Patients with large prolactinoma may develop headache and impaired vision due to tumor expansion and compression over the optic chiasm. The optic chiasm is a nerve structure located near the sella turcica and pituitary gland – this structure is critical for normal vision. Pituitary tumors can expand, injuring these nerves and resulting in loss of peripheral vision.
Headache and visual changes may be the only manifestation of hyperprolactinemia in postmenopausal women as these individuals do not have menstrual periods and are already infertile. Sometime a pituitary tumor is detected incidentally on brain MRI.
The diagnosis of hyperprolactinemia is suggested based on the patient’s history, symptoms, and physical examination, but typically confirmed with laboratory and imaging studies.
Your doctor will usually obtain a serum prolactin level. If this test is elevated, this may suggest pregnancy, a medication side effect, or pituitary adenoma. Your doctor will likely want to obtain other pituitary hormone levels such a growth hormone and thyroid stimulating hormone (TSH). They may order a urine pregnancy test if you are a woman of childbearing age.
Patients with confirmed hyperprolactinemia often undergo brain MRI to evaluate for pituitary tumors such as prolactinoma. Additional blood tests commonly include a CMP (comprehensive metabolic panel), CBC (complete blood cell count), and thyroid function studies (TSH, free T4).
Hyperprolactinemia Medication and Treatment
Hyperprolactinemia is typically treated by tapering, discontinuing, or switching any implicated medications such antipsychotics (eg, haloperidol) or antiemetics (eg, metoclopramide). Patients with pituitary adenomas (prolactinomas) typically benefit from initial treatment with dopamine agonists such as Dostinex (cabergoline). Dopamine agonists are effective because they inhibit the release of prolactin from the pituitary gland.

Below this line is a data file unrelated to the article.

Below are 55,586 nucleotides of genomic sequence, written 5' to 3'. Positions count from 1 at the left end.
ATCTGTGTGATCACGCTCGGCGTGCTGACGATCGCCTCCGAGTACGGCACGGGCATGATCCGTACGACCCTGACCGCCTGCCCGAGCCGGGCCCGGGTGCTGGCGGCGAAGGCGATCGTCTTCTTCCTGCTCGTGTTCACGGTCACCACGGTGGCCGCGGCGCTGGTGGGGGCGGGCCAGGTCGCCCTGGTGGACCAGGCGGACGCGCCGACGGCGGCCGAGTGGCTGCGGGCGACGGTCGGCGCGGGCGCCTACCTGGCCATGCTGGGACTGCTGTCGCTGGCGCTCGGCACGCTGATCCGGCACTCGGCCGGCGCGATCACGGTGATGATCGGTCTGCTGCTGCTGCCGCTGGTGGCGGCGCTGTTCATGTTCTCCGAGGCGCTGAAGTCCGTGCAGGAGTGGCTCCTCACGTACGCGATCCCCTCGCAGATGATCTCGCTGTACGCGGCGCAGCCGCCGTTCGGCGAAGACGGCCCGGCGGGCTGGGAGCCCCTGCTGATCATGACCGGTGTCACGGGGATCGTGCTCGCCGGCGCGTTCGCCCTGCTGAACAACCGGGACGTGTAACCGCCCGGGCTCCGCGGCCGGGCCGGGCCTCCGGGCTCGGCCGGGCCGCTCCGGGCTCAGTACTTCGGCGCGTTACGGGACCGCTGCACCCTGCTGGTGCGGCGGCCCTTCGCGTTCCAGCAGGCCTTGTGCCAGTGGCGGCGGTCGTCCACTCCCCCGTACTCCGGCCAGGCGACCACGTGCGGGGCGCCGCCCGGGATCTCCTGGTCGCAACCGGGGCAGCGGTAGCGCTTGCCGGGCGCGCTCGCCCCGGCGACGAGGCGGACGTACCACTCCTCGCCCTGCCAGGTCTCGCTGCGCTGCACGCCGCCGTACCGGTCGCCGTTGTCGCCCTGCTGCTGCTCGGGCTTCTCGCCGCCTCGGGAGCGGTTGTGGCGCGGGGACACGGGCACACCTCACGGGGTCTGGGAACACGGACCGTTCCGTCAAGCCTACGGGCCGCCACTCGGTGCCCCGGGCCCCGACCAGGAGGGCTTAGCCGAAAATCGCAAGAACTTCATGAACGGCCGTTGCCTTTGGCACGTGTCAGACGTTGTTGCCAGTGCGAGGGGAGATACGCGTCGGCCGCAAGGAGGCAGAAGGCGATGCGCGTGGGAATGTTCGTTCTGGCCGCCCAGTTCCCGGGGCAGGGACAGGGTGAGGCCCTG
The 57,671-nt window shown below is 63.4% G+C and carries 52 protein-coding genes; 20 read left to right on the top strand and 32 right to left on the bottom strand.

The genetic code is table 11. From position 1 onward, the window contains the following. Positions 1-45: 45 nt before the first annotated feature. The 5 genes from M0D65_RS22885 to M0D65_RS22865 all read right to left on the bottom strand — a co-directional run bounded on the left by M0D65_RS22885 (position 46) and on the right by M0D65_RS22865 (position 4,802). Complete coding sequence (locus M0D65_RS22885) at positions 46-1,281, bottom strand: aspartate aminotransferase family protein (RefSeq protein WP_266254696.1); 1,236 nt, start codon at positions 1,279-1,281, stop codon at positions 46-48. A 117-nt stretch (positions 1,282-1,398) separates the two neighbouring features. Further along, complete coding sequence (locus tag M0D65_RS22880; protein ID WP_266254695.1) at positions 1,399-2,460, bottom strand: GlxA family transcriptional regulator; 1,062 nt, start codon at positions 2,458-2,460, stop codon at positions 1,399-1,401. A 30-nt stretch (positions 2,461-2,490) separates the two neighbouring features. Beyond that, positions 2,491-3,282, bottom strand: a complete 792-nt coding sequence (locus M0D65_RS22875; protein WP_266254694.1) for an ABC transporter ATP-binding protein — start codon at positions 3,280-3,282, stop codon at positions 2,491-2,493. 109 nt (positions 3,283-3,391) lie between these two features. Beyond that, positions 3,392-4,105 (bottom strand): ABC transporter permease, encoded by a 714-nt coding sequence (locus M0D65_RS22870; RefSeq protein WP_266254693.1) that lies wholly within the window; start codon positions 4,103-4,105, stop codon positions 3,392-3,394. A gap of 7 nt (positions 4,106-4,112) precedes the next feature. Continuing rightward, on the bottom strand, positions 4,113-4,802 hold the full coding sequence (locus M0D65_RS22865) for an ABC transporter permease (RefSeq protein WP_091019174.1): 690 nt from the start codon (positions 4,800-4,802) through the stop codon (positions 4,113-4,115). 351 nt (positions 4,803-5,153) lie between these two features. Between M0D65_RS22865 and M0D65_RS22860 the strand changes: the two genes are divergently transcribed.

Patients who fail to respond to cabergoline may benefit from transsphenoidal surgery to remove the prolactinoma. This is also true in patients with large prolactinomas that produce symptoms related to brain compression such as headache and visual changes. Radiation therapy may also be required after tumor resection to prevent regrowth of residual adenoma.
- Molitch ME. Drugs and prolactin. Pituitary 2008; 11:209. - https://www.ncbi.nlm.nih.gov/pubmed/18404390
- Bayrak A, Saadat P, Mor E, et al. Pituitary imaging is indicated for the evaluation of hyperprolactinemia. Fertil Steril 2005; 84:181. - https://www.ncbi.nlm.nih.gov/pubmed/16009175
- Casanueva FF, Molitch ME, Schlechte JA, et al. Guidelines of the Pituitary Society for the diagnosis and management of prolactinomas. Clin Endocrinol (Oxf) 2006; 65:265. -https://www.ncbi.nlm.nih.gov/pubmed/16886971
The above information is an educational aid only. It is not intended as medical advice for individual conditions or treatments. Talk to your doctor, nurse or pharmacist before following any medical regimen to see if it is safe and effective for you.